Brading in china

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Degree programme: Business Administration
Author: José Miguel Tejedor Fernández
Deadline: 24 November 2011
Lecturer: Jukka Lahtinen

Table of contents

Introducing some macroeconomic figure 3

Back to basics 5

Segmentation 5

Cultural Factors 6

Conclusion 8


Bibliography 9

Introducing some macroeconomic figure

Chinese purchasing power is rapidly growing, which implies some risk to Western economies but also many opportunities to companies. Moreover, Chinese economy is rocketing at an annual rate of more than 9 points, so some companies are seeing a great opportunity for their products and services. The objective of this writing is tooutline some interesting ideas focused on the activity of marketing and communication of business towards the Asian giant.

  Table 1 Evolution of Gross Domestic Product – Real growth rate for 2004-2009* [pic]

. *This variable comprise the annual Gross Domestic Product (GDP) adjusted for inflation, expressed as percentage. Source: The World Fact Book (2010)

Lately, findingpress articles about China’s economic miracle is common and both, general-interest and economic press equally detail the trade relations between the West and China and how the power is changing is focus towards the Asian giant.

Indeed, China and its economy deserve the attention in its own right, raising its gross domestic product (GDP) from $ 1,931 billion in 2004 to over $ 5,800 billion (1)  dollars in 2010, representing a compound annual average growth of around 9 percentage points. Undoubtedly, the trade imbalance with the Asian giant is so significant that represents the main economic factor for Western's trade deficit.

Given this situation, some companies recognized the opportunity to access a new market for their products and services.

The first impression is thatWestern nations cannot compete with its manufacturing capacity, falling into the temptation that it is time to move on. But nothing further from the truth. If you go, for instance, to Xiang Yang market in Shanghai which is located on Central Street Hualhai of the former French concession, and in it is possible to find plenty of posts with imitations of all kinds of watches, luggage, clothing, etc..In this shopping route, it is possible visit several of the most elegant and exclusive shopping malls, where the new wealthy local people buy luxury clothing manufactured in Europe, and all types of furniture and household items, always with one common denominator: top quality and high added value.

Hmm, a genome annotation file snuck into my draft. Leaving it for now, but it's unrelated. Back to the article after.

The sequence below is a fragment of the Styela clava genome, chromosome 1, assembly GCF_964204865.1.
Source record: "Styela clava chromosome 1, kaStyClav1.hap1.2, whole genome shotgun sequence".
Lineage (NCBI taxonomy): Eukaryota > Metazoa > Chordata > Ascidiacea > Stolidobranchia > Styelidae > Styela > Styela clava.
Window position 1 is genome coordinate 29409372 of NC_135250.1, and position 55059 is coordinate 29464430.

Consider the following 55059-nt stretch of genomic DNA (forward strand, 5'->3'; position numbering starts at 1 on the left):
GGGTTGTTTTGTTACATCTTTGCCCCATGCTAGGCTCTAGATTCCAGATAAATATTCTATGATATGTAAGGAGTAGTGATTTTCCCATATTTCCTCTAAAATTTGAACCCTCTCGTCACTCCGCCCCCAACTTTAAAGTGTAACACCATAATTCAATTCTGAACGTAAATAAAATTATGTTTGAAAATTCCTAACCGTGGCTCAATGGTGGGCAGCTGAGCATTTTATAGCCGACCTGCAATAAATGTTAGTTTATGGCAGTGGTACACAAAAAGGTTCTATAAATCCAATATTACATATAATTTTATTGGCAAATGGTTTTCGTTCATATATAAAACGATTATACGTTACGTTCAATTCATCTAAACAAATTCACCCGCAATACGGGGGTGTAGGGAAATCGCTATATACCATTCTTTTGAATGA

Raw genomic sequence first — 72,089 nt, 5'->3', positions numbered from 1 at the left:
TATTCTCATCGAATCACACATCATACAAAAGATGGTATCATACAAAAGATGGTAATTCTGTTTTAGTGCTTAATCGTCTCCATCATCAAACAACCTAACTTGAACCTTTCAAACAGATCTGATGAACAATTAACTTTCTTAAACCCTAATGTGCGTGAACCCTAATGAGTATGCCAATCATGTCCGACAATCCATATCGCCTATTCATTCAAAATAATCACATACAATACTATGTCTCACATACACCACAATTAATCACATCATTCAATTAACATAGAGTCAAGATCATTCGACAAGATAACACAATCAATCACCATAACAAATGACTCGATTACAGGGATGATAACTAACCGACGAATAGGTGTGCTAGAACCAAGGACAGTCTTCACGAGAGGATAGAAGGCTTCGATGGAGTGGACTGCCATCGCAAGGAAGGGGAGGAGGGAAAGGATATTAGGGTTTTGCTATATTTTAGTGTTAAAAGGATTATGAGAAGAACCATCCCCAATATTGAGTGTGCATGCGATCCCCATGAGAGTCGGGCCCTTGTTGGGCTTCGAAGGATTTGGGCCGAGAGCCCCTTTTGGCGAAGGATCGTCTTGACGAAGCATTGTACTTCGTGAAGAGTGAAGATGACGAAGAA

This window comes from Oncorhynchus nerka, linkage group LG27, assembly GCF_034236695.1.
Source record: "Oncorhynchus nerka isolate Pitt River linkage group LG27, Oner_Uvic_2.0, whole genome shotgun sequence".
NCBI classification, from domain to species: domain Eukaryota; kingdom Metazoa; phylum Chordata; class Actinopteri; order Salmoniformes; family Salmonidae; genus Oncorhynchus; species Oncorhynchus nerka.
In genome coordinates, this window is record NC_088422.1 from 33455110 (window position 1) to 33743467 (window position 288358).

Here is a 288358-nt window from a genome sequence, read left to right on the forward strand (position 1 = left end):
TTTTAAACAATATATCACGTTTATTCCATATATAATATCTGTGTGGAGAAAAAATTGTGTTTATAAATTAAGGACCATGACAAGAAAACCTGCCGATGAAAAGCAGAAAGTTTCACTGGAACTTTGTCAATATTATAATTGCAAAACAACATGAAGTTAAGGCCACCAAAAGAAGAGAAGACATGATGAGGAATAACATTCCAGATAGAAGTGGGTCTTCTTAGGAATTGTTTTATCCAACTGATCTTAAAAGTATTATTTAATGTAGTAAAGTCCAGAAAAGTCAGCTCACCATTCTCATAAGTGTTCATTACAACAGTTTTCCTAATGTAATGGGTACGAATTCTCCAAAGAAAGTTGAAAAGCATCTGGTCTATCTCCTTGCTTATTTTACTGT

This image can be paradoxical if we take a look at the stereotype of developing countries withcheap labour. Figures are more descriptive. According to the World Economic Outlook Database (September, 2011) the income per capita in China is estimated at about $ 4,382 a year, away from just over $ 44,400 in Finland, but the numbers and mostly means can be deceptive. In fact, the Chinese population is very heterogeneous both in terms of income and living standards. In a country of contrastsas China with a population of over 1,300 million people, the first lesson to learn marketing managers is to return to basic marketing: managing and segmenting the market. For more abuse of statistics in China, not only are there more than two million millionaires - which definitely is attractive - but also, it is estimated that 30 per cent of disposable income is up 10 per 100 of thepopulation. This last fact makes a market with a purchasing power of the OCDE countries had a couple of decades ago, meaning that a good opportunity for Western companies.

Table 2

Economic indicators of Chinese municipalities*

| |Population 2003 (millions) |Growth of Gross Domestic Product|Per capita income 2004 (RMB(3)) |
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